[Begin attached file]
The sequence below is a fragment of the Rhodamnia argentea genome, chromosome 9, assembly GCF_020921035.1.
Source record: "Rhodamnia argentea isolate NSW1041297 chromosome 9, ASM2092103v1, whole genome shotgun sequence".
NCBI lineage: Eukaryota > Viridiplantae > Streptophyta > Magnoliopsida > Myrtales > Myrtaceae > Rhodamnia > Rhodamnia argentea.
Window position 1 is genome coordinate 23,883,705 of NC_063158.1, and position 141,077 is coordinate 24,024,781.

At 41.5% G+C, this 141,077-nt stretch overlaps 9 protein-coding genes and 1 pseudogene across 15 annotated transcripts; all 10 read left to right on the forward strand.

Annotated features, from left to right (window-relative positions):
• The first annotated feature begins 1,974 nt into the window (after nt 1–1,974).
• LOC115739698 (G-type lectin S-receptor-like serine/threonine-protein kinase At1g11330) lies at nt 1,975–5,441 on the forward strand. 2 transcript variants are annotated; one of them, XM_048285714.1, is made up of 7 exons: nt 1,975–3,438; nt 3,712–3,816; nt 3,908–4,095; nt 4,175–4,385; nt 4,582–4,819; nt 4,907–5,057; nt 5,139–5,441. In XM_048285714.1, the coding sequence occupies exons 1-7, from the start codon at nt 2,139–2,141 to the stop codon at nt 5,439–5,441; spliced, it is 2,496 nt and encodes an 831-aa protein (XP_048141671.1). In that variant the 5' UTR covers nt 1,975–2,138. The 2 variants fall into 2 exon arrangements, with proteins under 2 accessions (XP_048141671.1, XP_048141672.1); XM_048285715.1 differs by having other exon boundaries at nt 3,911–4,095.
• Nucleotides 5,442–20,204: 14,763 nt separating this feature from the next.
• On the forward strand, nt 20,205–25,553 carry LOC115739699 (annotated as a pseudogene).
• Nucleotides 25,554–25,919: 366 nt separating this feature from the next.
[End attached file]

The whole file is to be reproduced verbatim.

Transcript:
The sequence below is a fragment of the Rhodamnia argentea genome, chromosome 9, assembly GCF_020921035.1.
Source record: "Rhodamnia argentea isolate NSW1041297 chromosome 9, ASM2092103v1, whole genome shotgun sequence".
NCBI lineage: Eukaryota > Viridiplantae > Streptophyta > Magnoliopsida > Myrtales > Myrtaceae > Rhodamnia > Rhodamnia argentea.
Window position 1 is genome coordinate 23,883,705 of NC_063158.1, and position 141,077 is coordinate 24,024,781.

At 41.5% G+C, this 141,077-nt stretch overlaps 9 protein-coding genes and 1 pseudogene across 15 annotated transcripts; all 10 read left to right on the forward strand.

Annotated features, from left to right (window-relative positions):
• The first annotated feature begins 1,974 nt into the window (after nt 1–1,974).
• LOC115739698 (G-type lectin S-receptor-like serine/threonine-protein kinase At1g11330) lies at nt 1,975–5,441 on the forward strand. 2 transcript variants are annotated; one of them, XM_048285714.1, is made up of 7 exons: nt 1,975–3,438; nt 3,712–3,816; nt 3,908–4,095; nt 4,175–4,385; nt 4,582–4,819; nt 4,907–5,057; nt 5,139–5,441. In XM_048285714.1, the coding sequence occupies exons 1-7, from the start codon at nt 2,139–2,141 to the stop codon at nt 5,439–5,441; spliced, it is 2,496 nt and encodes an 831-aa protein (XP_048141671.1). In that variant the 5' UTR covers nt 1,975–2,138. The 2 variants fall into 2 exon arrangements, with proteins under 2 accessions (XP_048141671.1, XP_048141672.1); XM_048285715.1 differs by having other exon boundaries at nt 3,911–4,095.
• Nucleotides 5,442–20,204: 14,763 nt separating this feature from the next.
• On the forward strand, nt 20,205–25,553 carry LOC115739699 (annotated as a pseudogene).
• Nucleotides 25,554–25,919: 366 nt separating this feature from the next.